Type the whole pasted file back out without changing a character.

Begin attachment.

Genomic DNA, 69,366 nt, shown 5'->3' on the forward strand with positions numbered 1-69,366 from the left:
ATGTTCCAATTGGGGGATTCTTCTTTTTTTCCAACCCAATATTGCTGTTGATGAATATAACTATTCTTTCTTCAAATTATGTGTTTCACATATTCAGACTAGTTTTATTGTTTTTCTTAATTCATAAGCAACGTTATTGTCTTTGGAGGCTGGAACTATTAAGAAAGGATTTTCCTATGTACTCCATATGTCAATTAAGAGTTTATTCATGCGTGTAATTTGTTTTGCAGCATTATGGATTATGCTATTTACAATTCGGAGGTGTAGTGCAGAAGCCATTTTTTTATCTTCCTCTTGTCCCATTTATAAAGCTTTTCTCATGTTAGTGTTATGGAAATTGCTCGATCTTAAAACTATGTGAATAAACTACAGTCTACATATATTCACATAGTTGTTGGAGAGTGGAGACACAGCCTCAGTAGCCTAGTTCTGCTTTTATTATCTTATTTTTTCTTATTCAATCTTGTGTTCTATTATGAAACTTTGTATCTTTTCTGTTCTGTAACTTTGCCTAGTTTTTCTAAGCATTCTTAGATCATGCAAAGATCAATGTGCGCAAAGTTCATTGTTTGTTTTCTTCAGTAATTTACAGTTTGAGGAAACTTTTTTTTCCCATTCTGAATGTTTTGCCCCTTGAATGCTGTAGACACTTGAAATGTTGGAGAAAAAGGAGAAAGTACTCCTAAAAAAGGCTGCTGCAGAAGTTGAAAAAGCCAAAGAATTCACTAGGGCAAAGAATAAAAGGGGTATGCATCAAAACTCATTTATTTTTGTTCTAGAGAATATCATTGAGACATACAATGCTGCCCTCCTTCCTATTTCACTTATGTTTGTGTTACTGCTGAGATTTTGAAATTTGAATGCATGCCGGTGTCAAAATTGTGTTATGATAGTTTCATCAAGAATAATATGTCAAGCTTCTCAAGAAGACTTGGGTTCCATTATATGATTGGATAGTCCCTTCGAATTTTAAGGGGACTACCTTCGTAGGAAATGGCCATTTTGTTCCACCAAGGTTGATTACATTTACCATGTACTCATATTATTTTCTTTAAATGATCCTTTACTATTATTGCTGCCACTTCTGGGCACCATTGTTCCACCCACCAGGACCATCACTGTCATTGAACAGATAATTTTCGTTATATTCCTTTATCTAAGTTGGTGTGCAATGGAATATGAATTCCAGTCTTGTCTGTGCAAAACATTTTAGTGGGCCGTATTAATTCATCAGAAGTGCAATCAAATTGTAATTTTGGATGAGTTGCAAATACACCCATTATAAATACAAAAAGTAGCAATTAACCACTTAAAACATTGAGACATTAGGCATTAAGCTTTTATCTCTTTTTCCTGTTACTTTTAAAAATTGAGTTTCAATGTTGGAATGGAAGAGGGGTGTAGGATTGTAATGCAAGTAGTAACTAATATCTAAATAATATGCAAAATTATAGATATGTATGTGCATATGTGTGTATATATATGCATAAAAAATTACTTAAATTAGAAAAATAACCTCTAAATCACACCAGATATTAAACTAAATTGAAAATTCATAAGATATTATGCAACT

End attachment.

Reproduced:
Genomic DNA, 69,366 nt, shown 5'->3' on the forward strand with positions numbered 1-69,366 from the left:
ATGTTCCAATTGGGGGATTCTTCTTTTTTTCCAACCCAATATTGCTGTTGATGAATATAACTATTCTTTCTTCAAATTATGTGTTTCACATATTCAGACTAGTTTTATTGTTTTTCTTAATTCATAAGCAACGTTATTGTCTTTGGAGGCTGGAACTATTAAGAAAGGATTTTCCTATGTACTCCATATGTCAATTAAGAGTTTATTCATGCGTGTAATTTGTTTTGCAGCATTATGGATTATGCTATTTACAATTCGGAGGTGTAGTGCAGAAGCCATTTTTTTATCTTCCTCTTGTCCCATTTATAAAGCTTTTCTCATGTTAGTGTTATGGAAATTGCTCGATCTTAAAACTATGTGAATAAACTACAGTCTACATATATTCACATAGTTGTTGGAGAGTGGAGACACAGCCTCAGTAGCCTAGTTCTGCTTTTATTATCTTATTTTTTCTTATTCAATCTTGTGTTCTATTATGAAACTTTGTATCTTTTCTGTTCTGTAACTTTGCCTAGTTTTTCTAAGCATTCTTAGATCATGCAAAGATCAATGTGCGCAAAGTTCATTGTTTGTTTTCTTCAGTAATTTACAGTTTGAGGAAACTTTTTTTTCCCATTCTGAATGTTTTGCCCCTTGAATGCTGTAGACACTTGAAATGTTGGAGAAAAAGGAGAAAGTACTCCTAAAAAAGGCTGCTGCAGAAGTTGAAAAAGCCAAAGAATTCACTAGGGCAAAGAATAAAAGGGGTATGCATCAAAACTCATTTATTTTTGTTCTAGAGAATATCATTGAGACATACAATGCTGCCCTCCTTCCTATTTCACTTATGTTTGTGTTACTGCTGAGATTTTGAAATTTGAATGCATGCCGGTGTCAAAATTGTGTTATGATAGTTTCATCAAGAATAATATGTCAAGCTTCTCAAGAAGACTTGGGTTCCATTATATGATTGGATAGTCCCTTCGAATTTTAAGGGGACTACCTTCGTAGGAAATGGCCATTTTGTTCCACCAAGGTTGATTACATTTACCATGTACTCATATTATTTTCTTTAAATGATCCTTTACTATTATTGCTGCCACTTCTGGGCACCATTGTTCCACCCACCAGGACCATCACTGTCATTGAACAGATAATTTTCGTTATATTCCTTTATCTAAGTTGGTGTGCAATGGAATATGAATTCCAGTCTTGTCTGTGCAAAACATTTTAGTGGGCCGTATTAATTCATCAGAAGTGCAATCAAATTGTAATTTTGGATGAGTTGCAAATACACCCATTATAAATACAAAAAGTAGCAATTAACCACTTAAAACATTGAGACATTAGGCATTAAGCTTTTATCTCTTTTTCCTGTTACTTTTAAAAATTGAGTTTCAATGTTGGAATGGAAGAGGGGTGTAGGATTGTAATGCAAGTAGTAACTAATATCTAAATAATATGCAAAATTATAGATATGTATGTGCATATGTGTGTATATATATGCATAAAAAATTACTTAAATTAGAAAAATAACCTCTAAATCACACCAGATATTAAACTAAATTGAAAATTCATAAGATATTATGCAACT